The Facebook posts made by the defendant were a bit more disturbing, containing thinly-veiled threats related to Blakey and the station’s refusal to give him a job. There were also comments of a sexual nature made. Also included were other things entirely unrelated to anything — like a group of “Chinese people” talking about “killing everyone at the station” and the insistence that “the entire Michigan State football team from 1993” be immediately “buried” if he did not have “Sonya [Blakey’s] vagina in his mouth” by the end of the week.
These posts were definitely more disturbing than anything Relerford had done prior. But they weren’t tagged with Sonya Blakey’s name (making them visible to her) and no attempt was made by Relerford to ensure Blakey saw them. Instead, a friend of Blakey’s saw the posts and emailed them to her.
Blakey admitted during testimony that Relerford had never once threatened her directly. Instead, everything was based on how she felt about the interactions. And the way the law is crafted allows a single subjective viewpoint to steer prosecution… which is exactly what the court finds unconstitutional about the law.
The laws (both the regular stalking and cyberstalking version) had survived challenges before. But under the Supreme Court’s Elonis decision, they no longer withstand Constitutional scrutiny.
As noted above, defendant was sentenced for violating subsection (a)(2) of the general stalking statute. That section criminalizes a wide range of conduct, including communicating to or about a person. But, like the statute at issue in Elonis, “communicating something is not what makes *** conduct ‘wrongful’ ” under subsection (a)(2). (Emphasis in original.) Id. at ___, 135 S. Ct. at 2011. Instead, an individual’s conduct is criminal under section (a)(2) if, and only if, the defendant “knows or should know” that it would cause “reasonable person” to “suffer *** emotional distress.” 720 ILCS 5/12-7.3(a)(2) (West 2012). Subsection (a)(2) contains no requirement that the individual actually intend to inflict emotional suffering on a person. Thus, as currently drafted, subsection (a)(2) bypasses “ ‘the conventional requirement for criminal conduct–awareness of some wrongdoing’ ” in favor of a reasonable person standard of criminality.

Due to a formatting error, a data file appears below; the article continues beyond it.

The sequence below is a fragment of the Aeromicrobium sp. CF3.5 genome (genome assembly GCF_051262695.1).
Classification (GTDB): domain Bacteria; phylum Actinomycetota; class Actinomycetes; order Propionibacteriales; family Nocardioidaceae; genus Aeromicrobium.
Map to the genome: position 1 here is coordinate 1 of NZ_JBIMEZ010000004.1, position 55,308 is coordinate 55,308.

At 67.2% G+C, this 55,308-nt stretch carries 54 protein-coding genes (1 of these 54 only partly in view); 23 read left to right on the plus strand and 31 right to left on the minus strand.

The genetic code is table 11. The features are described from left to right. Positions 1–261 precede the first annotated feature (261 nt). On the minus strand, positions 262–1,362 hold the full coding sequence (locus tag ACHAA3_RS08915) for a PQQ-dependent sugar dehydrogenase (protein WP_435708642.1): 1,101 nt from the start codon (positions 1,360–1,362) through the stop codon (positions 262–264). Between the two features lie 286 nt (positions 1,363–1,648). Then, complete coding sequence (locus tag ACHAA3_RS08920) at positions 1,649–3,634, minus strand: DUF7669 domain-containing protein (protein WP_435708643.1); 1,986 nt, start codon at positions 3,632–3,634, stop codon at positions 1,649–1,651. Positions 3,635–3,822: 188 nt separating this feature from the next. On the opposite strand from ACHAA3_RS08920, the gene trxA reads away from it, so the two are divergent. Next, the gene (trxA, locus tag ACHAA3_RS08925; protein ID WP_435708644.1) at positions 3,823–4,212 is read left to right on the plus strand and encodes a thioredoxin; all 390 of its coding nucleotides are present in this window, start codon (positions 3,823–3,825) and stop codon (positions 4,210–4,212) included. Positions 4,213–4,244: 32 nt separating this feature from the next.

Which leads to this determination about the state’s older stalking law…
Accordingly, we hold that subsection (a)(2) of the general stalking statute, of which defendant was convicted and sentenced, lacks a mens rea requirement and is therefore facially unconstitutional under the due process clause of the fourteenth amendment.
As well as its cyber version:
Subsections (a)(1) and (a)(2) of the cyberstalking statute are virtually identical to subsections (a)(1) and (a)(2) of the general stalking statute. The principal difference is that the cyberstalking statute specifies that the defendant’s course of conduct involved electronic communications. It necessarily follows then, that subsections (a)(1) and (a)(2) of the cyberstalking statute, which also lack a mens rea requirement, are facially unconstitutional under the due process clause of the fourteenth amendment for the same reason that subsections (a)(1) and (a)(2) of the general stalking statute are unconstitutional.
The court doesn’t instruct the legislature to fix the state’s stalking laws, but it obviously can’t leave the statutes the way they are and hope to prosecute anybody under them.